OK, something I’ve been mulling lately.
In a recent screed, I pretty much outlined my beliefs about blogs:
- Blogs are cool and fun to do, especially for the word-inclined
- Most blogs aren’t worth the paper they aren’t printed on except to the people that make them, or a “small circle of friends” (important distinction: Hey, my taste in books is worthless to others. I love my books and like my taste. That sorta thing)
- While blogs are changing things, they are not creating the earth-shattering upheavals many seem to posit for this medium
Right or wrong, that’s what I believe.
But let’s look at that last point: “…blogs are changing things”
While I don’t believe they will be the end of journalism as we know it today, just as radio or TV didn’t end the types of journalism (print => radio => TV => Web => blog) that came before each, blogs will change and extend journalism.
Each medium extended journalism – and, yes, to the slight detriment of the other conduits. That’s to be expected. But wipe out this conduit or the other? No way. Look at the most ancient conduit: word of mouth.
Still around. Don’t tell me you haven’t seen a movie, read a book, possibly even voted for a politician based primarily upon what someone else has told you.
OK, we’ve flogged that horse to death – and that’s not what I wanted to say here.
Blogs are changing things, but I think one of the most influential roles blogs – the whole blog movement – are playing is that to facilitate change.
I’ve been reading Dave Winer more closely the last few months, and through him and other folks I read/have corresponded with, I’m seeing a trend of blogs speeding change and standardization – the target is blogs, but it is spilling over to other areas.
Was that obtuse enough? Some examples:
- I don’t know – and don’t much care – about which of RSS or blogs came first, but blogs are the first place I have really seen RSS take hold. And now these feeds are popping up in places like news.com and other non-blog sites. It’s getting fairly commonplace on tech sites (understandable), but if it’s not a fad it will bleed into the regular Web news sites and then beyond. That’s good.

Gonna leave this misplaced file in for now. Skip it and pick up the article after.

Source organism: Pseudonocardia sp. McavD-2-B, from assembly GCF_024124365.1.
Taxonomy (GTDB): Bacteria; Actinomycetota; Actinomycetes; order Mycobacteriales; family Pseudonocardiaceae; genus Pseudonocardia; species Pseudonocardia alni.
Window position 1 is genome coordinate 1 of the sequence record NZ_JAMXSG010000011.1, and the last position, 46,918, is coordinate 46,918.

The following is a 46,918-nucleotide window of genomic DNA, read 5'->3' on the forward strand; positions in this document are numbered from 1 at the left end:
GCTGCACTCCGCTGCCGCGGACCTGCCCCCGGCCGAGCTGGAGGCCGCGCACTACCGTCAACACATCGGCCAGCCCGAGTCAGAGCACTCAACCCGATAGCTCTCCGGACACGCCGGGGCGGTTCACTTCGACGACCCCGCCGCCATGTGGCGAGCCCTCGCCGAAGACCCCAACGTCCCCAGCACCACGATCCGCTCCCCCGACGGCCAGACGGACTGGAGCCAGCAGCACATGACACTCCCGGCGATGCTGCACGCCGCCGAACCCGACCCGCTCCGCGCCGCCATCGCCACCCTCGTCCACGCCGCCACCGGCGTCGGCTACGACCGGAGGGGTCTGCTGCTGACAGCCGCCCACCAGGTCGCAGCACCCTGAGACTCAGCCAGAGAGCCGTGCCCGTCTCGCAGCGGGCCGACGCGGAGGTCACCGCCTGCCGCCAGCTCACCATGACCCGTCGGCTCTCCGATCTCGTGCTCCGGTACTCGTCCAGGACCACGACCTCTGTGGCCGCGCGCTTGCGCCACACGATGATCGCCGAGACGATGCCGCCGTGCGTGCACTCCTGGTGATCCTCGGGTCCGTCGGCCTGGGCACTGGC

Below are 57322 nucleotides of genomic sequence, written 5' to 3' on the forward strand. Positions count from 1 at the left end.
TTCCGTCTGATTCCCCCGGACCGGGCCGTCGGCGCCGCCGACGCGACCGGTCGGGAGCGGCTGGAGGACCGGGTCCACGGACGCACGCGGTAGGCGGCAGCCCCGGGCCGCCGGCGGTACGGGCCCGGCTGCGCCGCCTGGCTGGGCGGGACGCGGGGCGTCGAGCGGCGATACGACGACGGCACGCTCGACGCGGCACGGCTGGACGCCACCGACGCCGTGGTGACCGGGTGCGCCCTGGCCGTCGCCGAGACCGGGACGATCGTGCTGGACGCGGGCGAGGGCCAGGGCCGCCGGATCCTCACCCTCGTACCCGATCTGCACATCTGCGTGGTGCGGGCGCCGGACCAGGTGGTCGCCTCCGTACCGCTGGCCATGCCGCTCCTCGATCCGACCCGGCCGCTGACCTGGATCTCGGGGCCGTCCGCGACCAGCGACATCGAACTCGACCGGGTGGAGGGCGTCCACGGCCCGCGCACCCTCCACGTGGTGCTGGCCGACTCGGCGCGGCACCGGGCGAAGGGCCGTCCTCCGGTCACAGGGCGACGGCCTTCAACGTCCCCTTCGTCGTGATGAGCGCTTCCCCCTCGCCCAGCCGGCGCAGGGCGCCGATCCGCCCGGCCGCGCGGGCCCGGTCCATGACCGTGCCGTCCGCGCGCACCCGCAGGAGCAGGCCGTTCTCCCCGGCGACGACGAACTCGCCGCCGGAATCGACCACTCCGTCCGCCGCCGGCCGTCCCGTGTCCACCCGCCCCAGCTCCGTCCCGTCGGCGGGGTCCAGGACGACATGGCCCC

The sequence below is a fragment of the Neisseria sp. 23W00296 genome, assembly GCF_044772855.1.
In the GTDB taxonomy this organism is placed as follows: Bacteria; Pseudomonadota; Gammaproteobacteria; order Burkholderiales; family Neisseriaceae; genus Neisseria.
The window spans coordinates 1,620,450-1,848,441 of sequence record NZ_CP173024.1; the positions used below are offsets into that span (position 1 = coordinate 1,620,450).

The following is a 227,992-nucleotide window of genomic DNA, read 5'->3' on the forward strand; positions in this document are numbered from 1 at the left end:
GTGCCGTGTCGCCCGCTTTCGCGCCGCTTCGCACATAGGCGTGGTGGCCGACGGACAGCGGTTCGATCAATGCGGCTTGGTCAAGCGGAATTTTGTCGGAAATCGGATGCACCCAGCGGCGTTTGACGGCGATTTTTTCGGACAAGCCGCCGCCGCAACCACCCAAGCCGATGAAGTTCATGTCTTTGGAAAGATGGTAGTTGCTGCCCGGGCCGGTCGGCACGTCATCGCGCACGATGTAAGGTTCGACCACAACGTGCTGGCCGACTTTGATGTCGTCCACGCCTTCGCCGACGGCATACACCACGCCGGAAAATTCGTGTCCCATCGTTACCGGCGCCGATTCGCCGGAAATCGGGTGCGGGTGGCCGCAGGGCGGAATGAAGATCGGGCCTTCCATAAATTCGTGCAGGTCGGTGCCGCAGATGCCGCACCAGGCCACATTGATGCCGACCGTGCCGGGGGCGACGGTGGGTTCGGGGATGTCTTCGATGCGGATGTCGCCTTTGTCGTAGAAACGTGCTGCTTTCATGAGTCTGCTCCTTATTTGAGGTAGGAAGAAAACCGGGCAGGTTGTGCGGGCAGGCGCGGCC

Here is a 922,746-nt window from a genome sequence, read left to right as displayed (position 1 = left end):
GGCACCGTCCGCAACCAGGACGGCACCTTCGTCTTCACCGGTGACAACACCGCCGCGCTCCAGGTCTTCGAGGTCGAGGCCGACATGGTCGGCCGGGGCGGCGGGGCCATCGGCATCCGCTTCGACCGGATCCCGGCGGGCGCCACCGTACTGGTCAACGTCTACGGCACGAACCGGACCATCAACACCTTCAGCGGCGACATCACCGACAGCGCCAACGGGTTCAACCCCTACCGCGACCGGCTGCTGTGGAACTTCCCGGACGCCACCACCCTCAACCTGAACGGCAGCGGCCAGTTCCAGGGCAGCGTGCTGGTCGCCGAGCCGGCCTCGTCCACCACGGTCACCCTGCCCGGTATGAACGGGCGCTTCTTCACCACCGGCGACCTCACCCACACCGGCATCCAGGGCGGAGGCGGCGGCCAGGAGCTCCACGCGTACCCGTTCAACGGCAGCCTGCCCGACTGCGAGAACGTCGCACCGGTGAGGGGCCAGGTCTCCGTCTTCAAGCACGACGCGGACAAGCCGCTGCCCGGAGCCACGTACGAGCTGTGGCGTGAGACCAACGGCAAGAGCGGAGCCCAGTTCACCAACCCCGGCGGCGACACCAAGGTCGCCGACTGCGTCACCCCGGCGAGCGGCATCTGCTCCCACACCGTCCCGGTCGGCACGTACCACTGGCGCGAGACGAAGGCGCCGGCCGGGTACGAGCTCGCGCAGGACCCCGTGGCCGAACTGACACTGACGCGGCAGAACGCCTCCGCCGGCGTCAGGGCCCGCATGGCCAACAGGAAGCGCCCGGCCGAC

- There was an article Dave pointed to today that talked about RSS-to-iPod (Apple’s) software. As other sites – such as CNN – begin to deploy RSS, suddenly your iPod carries CNN headlines. We are reaching that convergence point, and it’s because of blogs…indirectly.
- The whole concept of journalists posting ALL notes/full transcript of interviews etc on their blogs (sanctioned/required or not by news outfit) may drive things to the point where journalists blog interviews with foreign leaders just like the gang at Boing Boing blog tech conferences. How cool would that be?
- There seems to be a very strong open-source developer community behind blogs, and a lot of impressive folks (Dave W., Ray Ozzie etc) are putting code or concepts out there; the community responds, BANG! Better software (or, at least, a VERY short “vaporware” interval).
This – to me – is an interesting sidebar to the whole blogsplosion.
Worth noting; worth watching.
As I said sometime earlier, no one is really sure what the whole blog thing will lead to (if anything); it may stay the same or change considerably.
What I didn’t consider was it’s impact on those around and in it.